Horses need a lot of water in order to stay healthy and lead fulfilling lives. When it comes to draft horses or horses that train often or race, it’s even more important to take note of their water intake, as being dehydrated could severely impact a horse’s performance. In certain cases, however, horses refuse to drink enough, and it falls to us to take steps in order to ensure their hydration.
How do you get a horse to drink more water? It’s nearly impossible to force horses to drink, but there are certain steps you can do to encourage them. You can increase their sodium intake (via salt), add some flavor to the water, increase the water’s temperature, or even soak up their hay before feeding time.
Keeping a horse’s water temperature in check.
The way we provide water for our horses differs depending on where we live. For instance, if the temperatures drop to freezing levels, we need to make sure that the horse still has access to fresh clean water at all times.
To achieve this, we’ll either use a heater to keep the water’s temperature above freezing, or we’ll have to break the ice that forms above the water’s surface regularly. Keep in mind that horses don’t know how to break the thin layers of ice that form across the water’s surface. This might prevent them from drinking altogether.
Horses can drink water as warm as 80 or 90 degrees Fahrenheit (26 – 32 Celsius). If you don’t have a heater around, just mix some hot water with cold water in order to achieve the desired temperature.
No matter the weather or season, all horses need between 8-12 gallons of water per day.
How to increase a horse’s sodium intake for improved hydration.
The best thing you can do to encourage your horse to drink is to increase its sodium or salt intake. A salt block is your best bet, and there are plenty of them available on the market presently. All you have to do is pick the block that suits your horse best. If you would like to learn more about salt blocks for horses, make sure to read my complete guide right here.
Moreover, you could just add plain table salt directly to your horse’s feed. On average, you should probably add 1 tablespoon of salt twice per day to your horse’s grain. As always, consult with your vet or with a horse diet specialist before modifying your horse’s diet. You can also try out some salty treats created specifically for horses, as these could help increase their sodium intake.
Keep in mind that horses lose electrolytes through sweat. Whenever your horse goes through an intense workout, you should increase its salt intake. A 1,100-pound horse needs 1 ounce of salt per day purely for maintenance.
Adding some flavor to the water.
Regular water has no taste, and it’s not particularly exciting to drink both for us and for horses. However, we can always add some flavor to it. For horses with a sweet tooth, this could lead to increased water intake and improved hydration.
Apart from this, getting your horse used to a specific flavor can have another very important benefit: your horse will drink normally even when it travels for horse shows and competitions. Some horses refuse to drink unfamiliar water, which is a big challenge for owners that need to travel with their equines for shows. Adding a specific flavor to the water is a neat trick that can solve this problem on the cheap.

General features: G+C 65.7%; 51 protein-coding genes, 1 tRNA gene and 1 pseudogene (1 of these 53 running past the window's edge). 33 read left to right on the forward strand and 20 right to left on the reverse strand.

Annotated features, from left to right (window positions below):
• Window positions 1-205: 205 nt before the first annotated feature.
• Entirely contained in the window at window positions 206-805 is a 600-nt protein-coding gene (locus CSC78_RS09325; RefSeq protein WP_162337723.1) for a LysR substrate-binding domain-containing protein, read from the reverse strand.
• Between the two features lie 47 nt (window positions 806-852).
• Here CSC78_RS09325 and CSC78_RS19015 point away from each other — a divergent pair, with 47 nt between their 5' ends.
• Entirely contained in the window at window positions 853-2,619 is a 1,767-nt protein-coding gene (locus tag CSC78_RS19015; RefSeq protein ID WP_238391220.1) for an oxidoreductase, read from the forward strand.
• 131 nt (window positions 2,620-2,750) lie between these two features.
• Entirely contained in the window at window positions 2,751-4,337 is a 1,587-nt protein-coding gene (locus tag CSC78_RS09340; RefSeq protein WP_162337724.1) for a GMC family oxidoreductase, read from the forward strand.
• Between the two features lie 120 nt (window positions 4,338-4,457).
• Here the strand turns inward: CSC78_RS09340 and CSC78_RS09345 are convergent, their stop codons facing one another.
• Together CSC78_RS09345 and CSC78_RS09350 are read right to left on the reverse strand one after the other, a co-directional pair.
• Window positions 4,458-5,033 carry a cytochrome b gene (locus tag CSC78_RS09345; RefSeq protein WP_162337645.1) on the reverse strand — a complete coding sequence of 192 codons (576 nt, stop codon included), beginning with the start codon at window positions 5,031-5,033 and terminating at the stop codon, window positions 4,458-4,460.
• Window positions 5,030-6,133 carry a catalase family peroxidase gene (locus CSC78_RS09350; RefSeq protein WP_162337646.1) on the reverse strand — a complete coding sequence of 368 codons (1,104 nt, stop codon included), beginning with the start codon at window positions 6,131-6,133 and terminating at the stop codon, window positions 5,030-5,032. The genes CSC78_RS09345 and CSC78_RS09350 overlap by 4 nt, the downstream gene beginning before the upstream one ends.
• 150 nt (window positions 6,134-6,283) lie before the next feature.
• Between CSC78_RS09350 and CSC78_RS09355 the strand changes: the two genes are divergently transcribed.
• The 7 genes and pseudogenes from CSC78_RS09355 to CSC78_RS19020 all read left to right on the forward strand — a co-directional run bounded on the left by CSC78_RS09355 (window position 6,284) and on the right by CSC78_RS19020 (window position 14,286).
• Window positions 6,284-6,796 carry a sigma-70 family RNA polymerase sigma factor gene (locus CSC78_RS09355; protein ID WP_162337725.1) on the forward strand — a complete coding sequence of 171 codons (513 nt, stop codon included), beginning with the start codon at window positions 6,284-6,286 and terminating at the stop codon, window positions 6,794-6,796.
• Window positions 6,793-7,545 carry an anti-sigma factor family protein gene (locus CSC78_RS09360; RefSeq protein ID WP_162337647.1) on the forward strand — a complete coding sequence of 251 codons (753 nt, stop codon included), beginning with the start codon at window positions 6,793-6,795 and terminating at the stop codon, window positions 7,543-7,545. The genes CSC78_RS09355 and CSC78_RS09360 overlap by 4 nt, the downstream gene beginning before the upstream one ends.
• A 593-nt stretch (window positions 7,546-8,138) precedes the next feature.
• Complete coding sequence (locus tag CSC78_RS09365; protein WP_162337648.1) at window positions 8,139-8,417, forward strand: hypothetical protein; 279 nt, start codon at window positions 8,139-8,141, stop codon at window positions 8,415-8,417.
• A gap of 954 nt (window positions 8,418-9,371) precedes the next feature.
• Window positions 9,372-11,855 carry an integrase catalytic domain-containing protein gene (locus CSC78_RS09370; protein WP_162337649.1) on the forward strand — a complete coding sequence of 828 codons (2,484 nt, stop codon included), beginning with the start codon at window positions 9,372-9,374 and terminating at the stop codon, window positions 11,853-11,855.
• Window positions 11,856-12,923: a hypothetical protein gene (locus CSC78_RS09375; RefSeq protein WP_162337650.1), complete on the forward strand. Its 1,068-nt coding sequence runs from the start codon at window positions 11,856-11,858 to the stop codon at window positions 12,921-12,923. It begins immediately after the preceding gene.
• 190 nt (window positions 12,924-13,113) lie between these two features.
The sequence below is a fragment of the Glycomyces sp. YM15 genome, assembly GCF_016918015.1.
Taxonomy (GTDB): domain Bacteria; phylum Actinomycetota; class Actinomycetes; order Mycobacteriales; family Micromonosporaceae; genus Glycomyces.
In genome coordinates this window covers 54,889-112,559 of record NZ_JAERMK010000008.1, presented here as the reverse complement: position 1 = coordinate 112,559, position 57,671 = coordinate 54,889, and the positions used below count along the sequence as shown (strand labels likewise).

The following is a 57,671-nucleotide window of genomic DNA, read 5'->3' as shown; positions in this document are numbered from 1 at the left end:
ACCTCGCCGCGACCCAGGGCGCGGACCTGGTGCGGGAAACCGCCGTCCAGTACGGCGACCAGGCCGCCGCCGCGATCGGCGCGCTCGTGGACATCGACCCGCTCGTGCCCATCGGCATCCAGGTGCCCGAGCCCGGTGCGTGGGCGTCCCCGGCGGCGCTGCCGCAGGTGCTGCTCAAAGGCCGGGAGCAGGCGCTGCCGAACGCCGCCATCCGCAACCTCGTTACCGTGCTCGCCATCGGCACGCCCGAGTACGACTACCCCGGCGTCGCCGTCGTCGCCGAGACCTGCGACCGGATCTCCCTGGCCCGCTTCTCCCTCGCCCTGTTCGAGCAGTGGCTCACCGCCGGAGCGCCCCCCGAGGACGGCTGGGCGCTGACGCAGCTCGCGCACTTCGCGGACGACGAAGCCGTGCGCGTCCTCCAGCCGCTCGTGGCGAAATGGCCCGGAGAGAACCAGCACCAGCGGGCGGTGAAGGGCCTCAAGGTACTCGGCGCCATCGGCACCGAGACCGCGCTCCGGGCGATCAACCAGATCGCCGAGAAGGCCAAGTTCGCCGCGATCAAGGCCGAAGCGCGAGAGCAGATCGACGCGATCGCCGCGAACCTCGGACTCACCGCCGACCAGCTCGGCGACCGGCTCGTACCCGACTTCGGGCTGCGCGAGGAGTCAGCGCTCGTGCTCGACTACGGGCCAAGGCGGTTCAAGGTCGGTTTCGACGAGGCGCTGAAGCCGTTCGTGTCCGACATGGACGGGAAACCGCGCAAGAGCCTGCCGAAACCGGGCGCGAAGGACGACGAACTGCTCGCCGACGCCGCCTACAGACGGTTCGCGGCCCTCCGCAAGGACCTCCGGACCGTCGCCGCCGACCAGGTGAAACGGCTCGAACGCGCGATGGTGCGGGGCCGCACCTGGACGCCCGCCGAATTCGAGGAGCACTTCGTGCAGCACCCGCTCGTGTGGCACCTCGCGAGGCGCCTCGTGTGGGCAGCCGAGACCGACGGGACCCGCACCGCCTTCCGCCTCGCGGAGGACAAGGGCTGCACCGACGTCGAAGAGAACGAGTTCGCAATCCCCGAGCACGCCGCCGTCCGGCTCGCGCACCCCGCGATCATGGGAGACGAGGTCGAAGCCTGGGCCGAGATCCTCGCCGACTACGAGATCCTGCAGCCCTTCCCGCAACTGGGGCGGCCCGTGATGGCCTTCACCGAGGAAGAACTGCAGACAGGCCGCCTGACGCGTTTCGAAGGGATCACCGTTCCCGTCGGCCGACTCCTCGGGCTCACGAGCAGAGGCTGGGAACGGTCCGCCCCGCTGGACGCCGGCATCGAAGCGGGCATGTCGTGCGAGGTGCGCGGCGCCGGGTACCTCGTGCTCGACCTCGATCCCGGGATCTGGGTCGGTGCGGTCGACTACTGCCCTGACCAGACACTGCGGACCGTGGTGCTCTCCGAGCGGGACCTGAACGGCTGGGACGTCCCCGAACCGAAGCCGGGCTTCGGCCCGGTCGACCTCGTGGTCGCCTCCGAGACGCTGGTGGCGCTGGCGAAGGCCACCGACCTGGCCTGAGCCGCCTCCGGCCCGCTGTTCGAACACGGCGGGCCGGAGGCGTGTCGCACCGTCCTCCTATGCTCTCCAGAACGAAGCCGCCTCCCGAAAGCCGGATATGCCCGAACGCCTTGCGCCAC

Some popular flavor choices for a regular 5-gallon water bucket are:
- ¼ cup of sugar beet juice.
- a small candy cane or a peppermint candy.
- 1 spoon of cider vinegar.
- ¼ cup of apple juice.
- 2 tablespoons of a sports drink (if it has electrolytes, all the better).
If you do decide to flavor your horse’s water, make sure that you provide a second bucket of fresh, untampered water. This way, your horse can choose whichever he wants to drink.
Adding water to a horse’s feed.
If all else fails, there is one very popular trick that horsemen have relied upon for generations: feeding a horse wet food. You can add water to most types of feed in order to improve your horse’s water intake. This includes hay, which actually makes it easier to digest.
You can also add water to your horse’s grain. However, make sure to add just a little bit at first and increase the quantity gradually. This will allow your horse to get used to the taste of wet grain. Add too much water from the start and your horse might refuse to eat the soaked grain.
Another popular wet meal for horses consists of one part beet pulp to four parts water. For improved flavor, you can add some apple juice or molasses. The trick is to soak up the beet pulp for a few hours before feeding so that it may expand in the bucket and not in your horse’s gut. This could cause some serious digestive issues so be sure not to skip this important step.
While you can’t force a horse to drink on command, you can encourage it with the steps that I presented above. Moreover, if you have a healthy relationship with your horse, you could leverage it and train it to drink water by rewarding it whenever it does. This doesn’t work for all horses, but it might work for yours.
In the end, I find that the absolute best way to get a horse to drink is to increase its sodium intake. This works well even for horses that refuse to drink while being away from home. However, if that alone doesn’t do the trick, feel free to experiment with other solutions. Mix them up, take note, and find out what works best for your own horse. No two horses are alike, but they all need water, and it’s our job to make sure that they get enough of it.
Are you happy with your horse’s water intake, and if not, what are the steps that you took to improve it?